musical comedies between 1940 and 1962, cementing Crosby and Hope as an on-and-off duo, despite never officially declaring themselves a "team" in the sense that Laurel and Hardy or Martin and Lewis
Martin and Lewis
( Dean Martin
Dean Martin
and Jerry Lewis) were teams. The series consists of Road to
Road to
Singapore (1940), Road to
Road to
Zanzibar (1941), Road to
Road to
Morocco (1942), Road to
Road to
Utopia (1946), Road to
Road to
Rio (1947), Road to
Road to
Bali (1952), and The Road to
Road to
Hong Kong (1962). When they appeared solo, Crosby and Hope frequently made note of the other in a comically insulting fashion. They performed together many times on stage, radio, film, television, and numerous brief and not so brief appearances together in movies aside from the "Road" pictures.

Crosby in Road to
Road to

In the 1949 Disney animated film The Adventures of Ichabod and Mr. Toad, Crosby provided the narration and song vocals for The Legend of Sleepy Hollow segment, and again in the 1977 Disney animated film The Many Adventures of Ichabod and Winnie the Pooh. In 1960, he starred in High Time, a collegiate comedy with Fabian Forte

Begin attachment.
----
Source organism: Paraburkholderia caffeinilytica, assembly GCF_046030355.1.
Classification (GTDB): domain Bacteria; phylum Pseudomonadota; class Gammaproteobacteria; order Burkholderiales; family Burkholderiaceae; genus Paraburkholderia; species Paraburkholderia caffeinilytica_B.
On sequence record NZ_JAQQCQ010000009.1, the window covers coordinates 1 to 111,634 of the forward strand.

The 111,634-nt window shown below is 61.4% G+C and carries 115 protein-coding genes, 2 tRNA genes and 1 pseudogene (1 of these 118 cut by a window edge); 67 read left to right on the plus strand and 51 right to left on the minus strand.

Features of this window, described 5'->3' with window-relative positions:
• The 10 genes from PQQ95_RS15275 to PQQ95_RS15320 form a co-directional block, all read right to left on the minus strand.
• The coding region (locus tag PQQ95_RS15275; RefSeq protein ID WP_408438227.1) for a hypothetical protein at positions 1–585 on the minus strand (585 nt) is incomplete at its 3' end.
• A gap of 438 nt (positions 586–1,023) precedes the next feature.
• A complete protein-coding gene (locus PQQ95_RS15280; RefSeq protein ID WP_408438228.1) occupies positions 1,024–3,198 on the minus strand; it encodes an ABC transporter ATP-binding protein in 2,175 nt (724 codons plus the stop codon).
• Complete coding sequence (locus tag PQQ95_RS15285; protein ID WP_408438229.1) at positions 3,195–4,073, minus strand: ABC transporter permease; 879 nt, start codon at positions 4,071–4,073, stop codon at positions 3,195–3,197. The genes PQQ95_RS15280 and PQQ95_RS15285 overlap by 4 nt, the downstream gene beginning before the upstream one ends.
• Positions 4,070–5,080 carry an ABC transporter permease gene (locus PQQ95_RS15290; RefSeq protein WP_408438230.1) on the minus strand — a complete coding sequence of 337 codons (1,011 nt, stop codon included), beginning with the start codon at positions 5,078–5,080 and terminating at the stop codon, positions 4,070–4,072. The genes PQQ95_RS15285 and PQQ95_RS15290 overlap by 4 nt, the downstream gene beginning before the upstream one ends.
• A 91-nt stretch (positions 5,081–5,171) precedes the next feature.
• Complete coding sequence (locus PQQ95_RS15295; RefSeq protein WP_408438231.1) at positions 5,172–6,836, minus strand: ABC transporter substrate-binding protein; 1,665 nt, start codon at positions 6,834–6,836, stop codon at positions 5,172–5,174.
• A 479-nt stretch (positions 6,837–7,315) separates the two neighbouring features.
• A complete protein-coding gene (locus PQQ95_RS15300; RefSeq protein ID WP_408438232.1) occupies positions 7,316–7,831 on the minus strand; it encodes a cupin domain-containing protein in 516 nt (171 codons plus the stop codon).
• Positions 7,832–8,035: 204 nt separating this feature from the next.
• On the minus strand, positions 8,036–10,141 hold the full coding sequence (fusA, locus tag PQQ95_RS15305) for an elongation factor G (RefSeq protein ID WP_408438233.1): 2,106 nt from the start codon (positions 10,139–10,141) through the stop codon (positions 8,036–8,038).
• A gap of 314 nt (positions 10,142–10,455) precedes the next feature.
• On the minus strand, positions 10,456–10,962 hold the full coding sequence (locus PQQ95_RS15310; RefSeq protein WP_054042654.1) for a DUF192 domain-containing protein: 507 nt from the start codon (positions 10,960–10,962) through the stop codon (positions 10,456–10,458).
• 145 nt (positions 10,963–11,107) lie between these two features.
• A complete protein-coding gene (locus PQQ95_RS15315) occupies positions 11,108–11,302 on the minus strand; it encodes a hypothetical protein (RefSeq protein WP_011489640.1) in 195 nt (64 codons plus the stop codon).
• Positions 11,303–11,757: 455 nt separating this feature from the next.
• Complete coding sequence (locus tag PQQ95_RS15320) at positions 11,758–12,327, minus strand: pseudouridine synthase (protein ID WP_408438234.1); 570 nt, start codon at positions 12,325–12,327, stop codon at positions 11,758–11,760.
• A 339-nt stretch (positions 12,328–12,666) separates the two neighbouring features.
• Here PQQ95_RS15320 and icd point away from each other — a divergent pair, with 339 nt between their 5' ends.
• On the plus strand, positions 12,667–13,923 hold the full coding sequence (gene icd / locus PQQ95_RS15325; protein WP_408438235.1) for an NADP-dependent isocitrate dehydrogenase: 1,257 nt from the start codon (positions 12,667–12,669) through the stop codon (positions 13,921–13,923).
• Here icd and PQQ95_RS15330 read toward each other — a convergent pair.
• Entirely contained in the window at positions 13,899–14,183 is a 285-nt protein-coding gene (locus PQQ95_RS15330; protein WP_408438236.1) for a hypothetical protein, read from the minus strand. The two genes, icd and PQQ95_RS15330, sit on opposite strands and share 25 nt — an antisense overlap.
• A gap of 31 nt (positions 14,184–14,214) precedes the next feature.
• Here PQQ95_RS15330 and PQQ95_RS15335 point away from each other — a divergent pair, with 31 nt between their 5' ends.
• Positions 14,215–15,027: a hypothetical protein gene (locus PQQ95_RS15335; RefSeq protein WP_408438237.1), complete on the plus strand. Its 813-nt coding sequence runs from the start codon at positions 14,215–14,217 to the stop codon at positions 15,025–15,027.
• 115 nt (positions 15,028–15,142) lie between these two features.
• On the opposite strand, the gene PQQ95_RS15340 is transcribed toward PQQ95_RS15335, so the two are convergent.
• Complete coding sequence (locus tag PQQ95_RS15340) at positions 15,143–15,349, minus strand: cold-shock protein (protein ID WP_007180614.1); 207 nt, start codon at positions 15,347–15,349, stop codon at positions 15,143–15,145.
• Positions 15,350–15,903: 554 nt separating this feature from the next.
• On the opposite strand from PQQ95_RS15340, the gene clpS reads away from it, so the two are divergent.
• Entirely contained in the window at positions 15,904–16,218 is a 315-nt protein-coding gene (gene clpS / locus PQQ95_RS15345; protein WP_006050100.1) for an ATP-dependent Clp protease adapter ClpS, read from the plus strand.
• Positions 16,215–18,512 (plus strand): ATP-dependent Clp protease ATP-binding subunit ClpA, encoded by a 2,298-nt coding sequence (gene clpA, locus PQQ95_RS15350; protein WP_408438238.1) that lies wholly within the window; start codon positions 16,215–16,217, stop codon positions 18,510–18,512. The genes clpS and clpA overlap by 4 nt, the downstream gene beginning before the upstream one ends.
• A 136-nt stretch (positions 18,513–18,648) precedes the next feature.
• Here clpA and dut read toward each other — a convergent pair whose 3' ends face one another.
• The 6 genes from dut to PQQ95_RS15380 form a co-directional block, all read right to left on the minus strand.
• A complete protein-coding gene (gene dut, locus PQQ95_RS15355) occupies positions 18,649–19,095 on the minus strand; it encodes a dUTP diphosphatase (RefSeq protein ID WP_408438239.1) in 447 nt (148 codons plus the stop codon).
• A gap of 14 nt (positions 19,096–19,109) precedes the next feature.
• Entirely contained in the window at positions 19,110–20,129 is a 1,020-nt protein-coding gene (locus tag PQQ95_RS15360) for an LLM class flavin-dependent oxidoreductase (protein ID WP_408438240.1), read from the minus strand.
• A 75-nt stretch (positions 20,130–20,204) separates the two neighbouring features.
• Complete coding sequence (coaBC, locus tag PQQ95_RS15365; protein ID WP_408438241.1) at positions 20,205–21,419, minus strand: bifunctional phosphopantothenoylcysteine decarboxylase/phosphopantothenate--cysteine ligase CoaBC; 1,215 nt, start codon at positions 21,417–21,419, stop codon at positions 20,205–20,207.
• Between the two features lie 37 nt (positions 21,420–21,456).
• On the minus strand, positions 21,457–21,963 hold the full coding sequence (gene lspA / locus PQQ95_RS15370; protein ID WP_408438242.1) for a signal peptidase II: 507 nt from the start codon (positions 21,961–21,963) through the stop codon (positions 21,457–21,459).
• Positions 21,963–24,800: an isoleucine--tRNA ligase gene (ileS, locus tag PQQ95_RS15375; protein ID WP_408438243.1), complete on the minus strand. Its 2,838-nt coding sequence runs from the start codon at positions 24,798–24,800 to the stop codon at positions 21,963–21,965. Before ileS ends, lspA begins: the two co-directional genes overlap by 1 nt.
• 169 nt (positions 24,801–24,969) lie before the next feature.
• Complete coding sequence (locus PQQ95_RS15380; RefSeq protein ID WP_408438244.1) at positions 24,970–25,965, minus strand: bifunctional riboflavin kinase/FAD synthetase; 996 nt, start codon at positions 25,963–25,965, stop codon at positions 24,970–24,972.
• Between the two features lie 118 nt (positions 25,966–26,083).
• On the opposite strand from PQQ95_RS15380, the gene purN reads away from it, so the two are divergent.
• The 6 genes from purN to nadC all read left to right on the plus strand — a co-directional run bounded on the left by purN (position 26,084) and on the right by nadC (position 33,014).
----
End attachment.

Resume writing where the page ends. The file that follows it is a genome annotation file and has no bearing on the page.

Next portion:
Fabian Forte
and Tuesday Weld
Tuesday Weld
that predicted the emerging gap between him and the new young generation of musicians and actors who had begun their careers after WWII. The following year, Crosby and Hope reunited for one more Road movie, The Road to
Road to
Hong Kong, which teamed them up with the much younger Joan Collins and Peter Sellers. Collins was used in place of their longtime partner Dorothy Lamour, whom Crosby felt was getting too old for the role, though Hope refused to do the movie without her, and she instead made a cameo appearance.[35] Shortly before his death in 1977, he had planned another Road film in which he, Hope, and Lamour search for the Fountain of Youth. He won an Academy Award for Best Actor
Academy Award for Best Actor